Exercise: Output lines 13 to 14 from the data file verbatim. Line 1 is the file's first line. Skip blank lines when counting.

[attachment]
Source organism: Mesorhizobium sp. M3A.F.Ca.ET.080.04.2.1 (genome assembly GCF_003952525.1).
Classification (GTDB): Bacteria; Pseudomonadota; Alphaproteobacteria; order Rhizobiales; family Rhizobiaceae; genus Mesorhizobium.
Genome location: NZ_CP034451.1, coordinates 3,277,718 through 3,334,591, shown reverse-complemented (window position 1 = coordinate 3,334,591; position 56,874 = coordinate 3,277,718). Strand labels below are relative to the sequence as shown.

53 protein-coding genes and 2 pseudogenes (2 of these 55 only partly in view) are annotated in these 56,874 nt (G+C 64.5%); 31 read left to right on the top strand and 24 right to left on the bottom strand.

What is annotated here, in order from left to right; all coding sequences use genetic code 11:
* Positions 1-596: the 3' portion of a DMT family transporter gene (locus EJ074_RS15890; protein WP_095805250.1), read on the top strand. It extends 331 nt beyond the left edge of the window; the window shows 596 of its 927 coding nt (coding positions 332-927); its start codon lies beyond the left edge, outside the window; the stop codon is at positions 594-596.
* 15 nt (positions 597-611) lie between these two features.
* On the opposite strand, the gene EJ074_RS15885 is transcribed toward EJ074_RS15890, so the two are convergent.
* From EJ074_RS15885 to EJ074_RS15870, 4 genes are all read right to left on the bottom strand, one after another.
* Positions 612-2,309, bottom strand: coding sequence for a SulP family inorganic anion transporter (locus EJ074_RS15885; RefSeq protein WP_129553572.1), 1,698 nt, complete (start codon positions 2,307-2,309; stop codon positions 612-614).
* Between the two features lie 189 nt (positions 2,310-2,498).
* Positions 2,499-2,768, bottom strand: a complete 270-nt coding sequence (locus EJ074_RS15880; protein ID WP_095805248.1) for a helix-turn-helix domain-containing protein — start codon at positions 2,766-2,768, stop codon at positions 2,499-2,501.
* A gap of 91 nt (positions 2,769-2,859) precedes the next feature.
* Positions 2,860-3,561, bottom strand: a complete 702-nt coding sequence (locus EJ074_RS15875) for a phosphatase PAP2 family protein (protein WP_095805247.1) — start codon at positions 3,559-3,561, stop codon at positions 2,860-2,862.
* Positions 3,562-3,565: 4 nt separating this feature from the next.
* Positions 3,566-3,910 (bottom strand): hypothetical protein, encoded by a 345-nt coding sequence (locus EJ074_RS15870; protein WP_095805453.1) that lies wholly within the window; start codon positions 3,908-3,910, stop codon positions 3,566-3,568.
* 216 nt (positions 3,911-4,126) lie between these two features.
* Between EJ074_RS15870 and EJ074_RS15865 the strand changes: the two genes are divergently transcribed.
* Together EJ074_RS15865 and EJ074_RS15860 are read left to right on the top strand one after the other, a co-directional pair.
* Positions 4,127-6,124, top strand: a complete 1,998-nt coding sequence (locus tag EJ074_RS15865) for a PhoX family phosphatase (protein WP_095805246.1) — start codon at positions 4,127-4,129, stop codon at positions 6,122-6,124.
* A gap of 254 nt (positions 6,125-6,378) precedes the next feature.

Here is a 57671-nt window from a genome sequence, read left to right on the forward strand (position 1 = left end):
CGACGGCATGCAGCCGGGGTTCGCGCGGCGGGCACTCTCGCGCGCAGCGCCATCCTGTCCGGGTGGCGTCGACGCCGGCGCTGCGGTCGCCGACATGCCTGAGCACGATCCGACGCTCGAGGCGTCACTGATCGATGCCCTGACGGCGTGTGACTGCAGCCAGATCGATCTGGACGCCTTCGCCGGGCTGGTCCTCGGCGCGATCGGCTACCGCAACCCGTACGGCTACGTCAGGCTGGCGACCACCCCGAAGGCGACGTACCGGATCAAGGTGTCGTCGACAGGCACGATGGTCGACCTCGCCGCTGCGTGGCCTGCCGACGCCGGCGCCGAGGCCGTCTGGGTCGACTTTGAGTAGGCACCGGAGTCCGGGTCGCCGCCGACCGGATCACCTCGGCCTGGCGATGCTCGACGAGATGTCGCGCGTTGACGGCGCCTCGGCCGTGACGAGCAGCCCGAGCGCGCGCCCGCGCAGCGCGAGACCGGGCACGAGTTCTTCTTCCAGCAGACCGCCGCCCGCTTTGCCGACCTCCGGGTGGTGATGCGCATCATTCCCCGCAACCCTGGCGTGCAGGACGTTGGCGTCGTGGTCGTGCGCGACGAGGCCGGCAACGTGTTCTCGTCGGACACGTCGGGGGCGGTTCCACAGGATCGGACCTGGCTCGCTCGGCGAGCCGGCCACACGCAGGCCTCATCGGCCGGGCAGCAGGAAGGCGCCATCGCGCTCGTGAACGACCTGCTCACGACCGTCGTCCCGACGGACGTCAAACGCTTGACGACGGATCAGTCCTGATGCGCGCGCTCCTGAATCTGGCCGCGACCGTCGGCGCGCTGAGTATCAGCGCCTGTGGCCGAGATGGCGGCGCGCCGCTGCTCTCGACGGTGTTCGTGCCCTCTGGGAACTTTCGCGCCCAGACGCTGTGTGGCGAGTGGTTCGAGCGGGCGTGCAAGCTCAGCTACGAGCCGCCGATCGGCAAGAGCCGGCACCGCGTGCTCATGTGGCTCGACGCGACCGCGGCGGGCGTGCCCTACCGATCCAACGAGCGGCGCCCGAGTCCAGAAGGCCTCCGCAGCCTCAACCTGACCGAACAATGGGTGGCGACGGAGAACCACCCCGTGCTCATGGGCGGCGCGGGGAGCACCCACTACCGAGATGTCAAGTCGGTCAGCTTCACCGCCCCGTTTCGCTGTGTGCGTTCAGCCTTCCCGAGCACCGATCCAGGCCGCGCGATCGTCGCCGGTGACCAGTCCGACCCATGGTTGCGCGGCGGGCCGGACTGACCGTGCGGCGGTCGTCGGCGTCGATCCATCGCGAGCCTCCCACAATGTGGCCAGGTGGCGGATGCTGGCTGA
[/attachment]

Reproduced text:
* A gap of 91 nt (positions 2,769-2,859) precedes the next feature.
* Positions 2,860-3,561, bottom strand: a complete 702-nt coding sequence (locus EJ074_RS15875) for a phosphatase PAP2 family protein (protein WP_095805247.1) — start codon at positions 3,559-3,561, stop codon at positions 2,860-2,862.